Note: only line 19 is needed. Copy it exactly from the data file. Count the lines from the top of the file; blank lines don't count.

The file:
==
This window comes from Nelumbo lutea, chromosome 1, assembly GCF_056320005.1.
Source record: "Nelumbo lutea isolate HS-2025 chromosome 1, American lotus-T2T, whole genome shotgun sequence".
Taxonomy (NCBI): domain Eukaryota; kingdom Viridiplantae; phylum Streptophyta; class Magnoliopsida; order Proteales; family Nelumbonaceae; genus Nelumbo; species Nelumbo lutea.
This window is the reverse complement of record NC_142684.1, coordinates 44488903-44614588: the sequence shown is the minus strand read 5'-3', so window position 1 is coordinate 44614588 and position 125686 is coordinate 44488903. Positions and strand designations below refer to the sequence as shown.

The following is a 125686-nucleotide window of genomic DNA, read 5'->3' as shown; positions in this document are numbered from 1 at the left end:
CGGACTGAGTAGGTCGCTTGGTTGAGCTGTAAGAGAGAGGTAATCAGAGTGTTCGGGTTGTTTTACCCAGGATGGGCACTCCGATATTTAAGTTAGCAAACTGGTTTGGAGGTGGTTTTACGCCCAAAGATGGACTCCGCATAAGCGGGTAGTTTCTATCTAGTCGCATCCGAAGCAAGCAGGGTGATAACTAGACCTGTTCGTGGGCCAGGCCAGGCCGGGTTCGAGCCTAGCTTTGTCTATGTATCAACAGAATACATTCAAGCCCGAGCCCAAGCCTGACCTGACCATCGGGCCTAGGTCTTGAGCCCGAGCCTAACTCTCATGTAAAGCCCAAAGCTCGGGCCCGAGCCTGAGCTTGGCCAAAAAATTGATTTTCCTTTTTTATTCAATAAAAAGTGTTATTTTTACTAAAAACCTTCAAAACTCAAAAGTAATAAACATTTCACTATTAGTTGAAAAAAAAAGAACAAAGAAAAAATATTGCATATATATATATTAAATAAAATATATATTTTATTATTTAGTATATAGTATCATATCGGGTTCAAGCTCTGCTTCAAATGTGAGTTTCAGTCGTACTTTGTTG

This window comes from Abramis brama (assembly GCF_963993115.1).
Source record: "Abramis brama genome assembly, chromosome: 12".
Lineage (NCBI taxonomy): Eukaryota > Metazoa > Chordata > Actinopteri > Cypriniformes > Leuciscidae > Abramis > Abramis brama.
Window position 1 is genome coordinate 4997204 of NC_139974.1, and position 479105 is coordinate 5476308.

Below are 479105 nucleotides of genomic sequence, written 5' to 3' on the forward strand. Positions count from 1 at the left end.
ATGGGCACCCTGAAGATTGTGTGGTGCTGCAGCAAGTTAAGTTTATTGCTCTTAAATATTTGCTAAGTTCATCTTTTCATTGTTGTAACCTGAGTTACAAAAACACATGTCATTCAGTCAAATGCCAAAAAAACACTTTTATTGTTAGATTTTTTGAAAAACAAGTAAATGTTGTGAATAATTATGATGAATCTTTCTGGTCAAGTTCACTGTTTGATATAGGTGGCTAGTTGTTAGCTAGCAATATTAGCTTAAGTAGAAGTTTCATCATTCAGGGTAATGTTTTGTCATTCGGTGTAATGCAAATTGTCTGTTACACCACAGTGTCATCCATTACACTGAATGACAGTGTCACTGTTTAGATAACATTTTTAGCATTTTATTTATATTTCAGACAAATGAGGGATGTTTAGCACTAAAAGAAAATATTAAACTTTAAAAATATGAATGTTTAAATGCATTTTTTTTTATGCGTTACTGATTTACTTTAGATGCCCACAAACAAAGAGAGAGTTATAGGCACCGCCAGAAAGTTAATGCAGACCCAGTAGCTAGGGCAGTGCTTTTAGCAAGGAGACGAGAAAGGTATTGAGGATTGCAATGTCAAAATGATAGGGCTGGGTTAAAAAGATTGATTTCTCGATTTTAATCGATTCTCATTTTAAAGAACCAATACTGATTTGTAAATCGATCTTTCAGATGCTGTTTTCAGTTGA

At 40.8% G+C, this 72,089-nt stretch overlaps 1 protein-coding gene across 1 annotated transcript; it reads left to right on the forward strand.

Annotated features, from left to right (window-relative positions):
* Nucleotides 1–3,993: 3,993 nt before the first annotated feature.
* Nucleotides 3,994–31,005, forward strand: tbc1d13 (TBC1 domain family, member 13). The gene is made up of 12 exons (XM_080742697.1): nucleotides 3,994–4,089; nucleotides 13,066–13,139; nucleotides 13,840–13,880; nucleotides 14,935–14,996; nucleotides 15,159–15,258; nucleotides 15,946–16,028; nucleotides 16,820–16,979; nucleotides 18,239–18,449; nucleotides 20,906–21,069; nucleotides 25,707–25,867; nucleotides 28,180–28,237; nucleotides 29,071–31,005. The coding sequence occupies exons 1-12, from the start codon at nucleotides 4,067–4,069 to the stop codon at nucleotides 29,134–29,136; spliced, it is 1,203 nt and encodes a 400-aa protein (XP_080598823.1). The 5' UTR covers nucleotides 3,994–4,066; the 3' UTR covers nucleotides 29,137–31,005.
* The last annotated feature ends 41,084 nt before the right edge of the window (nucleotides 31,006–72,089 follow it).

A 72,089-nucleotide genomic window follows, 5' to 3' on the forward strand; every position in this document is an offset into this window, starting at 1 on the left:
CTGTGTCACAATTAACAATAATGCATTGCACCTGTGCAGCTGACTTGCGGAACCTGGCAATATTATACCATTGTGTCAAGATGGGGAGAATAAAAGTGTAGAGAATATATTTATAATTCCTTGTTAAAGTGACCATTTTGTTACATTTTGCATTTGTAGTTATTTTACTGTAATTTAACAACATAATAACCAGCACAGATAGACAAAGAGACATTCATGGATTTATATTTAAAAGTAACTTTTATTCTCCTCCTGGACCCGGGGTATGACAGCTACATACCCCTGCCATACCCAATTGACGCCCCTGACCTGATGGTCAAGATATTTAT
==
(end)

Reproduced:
CTGTGTCACAATTAACAATAATGCATTGCACCTGTGCAGCTGACTTGCGGAACCTGGCAATATTATACCATTGTGTCAAGATGGGGAGAATAAAAGTGTAGAGAATATATTTATAATTCCTTGTTAAAGTGACCATTTTGTTACATTTTGCATTTGTAGTTATTTTACTGTAATTTAACAACATAATAACCAGCACAGATAGACAAAGAGACATTCATGGATTTATATTTAAAAGTAACTTTTATTCTCCTCCTGGACCCGGGGTATGACAGCTACATACCCCTGCCATACCCAATTGACGCCCCTGACCTGATGGTCAAGATATTTAT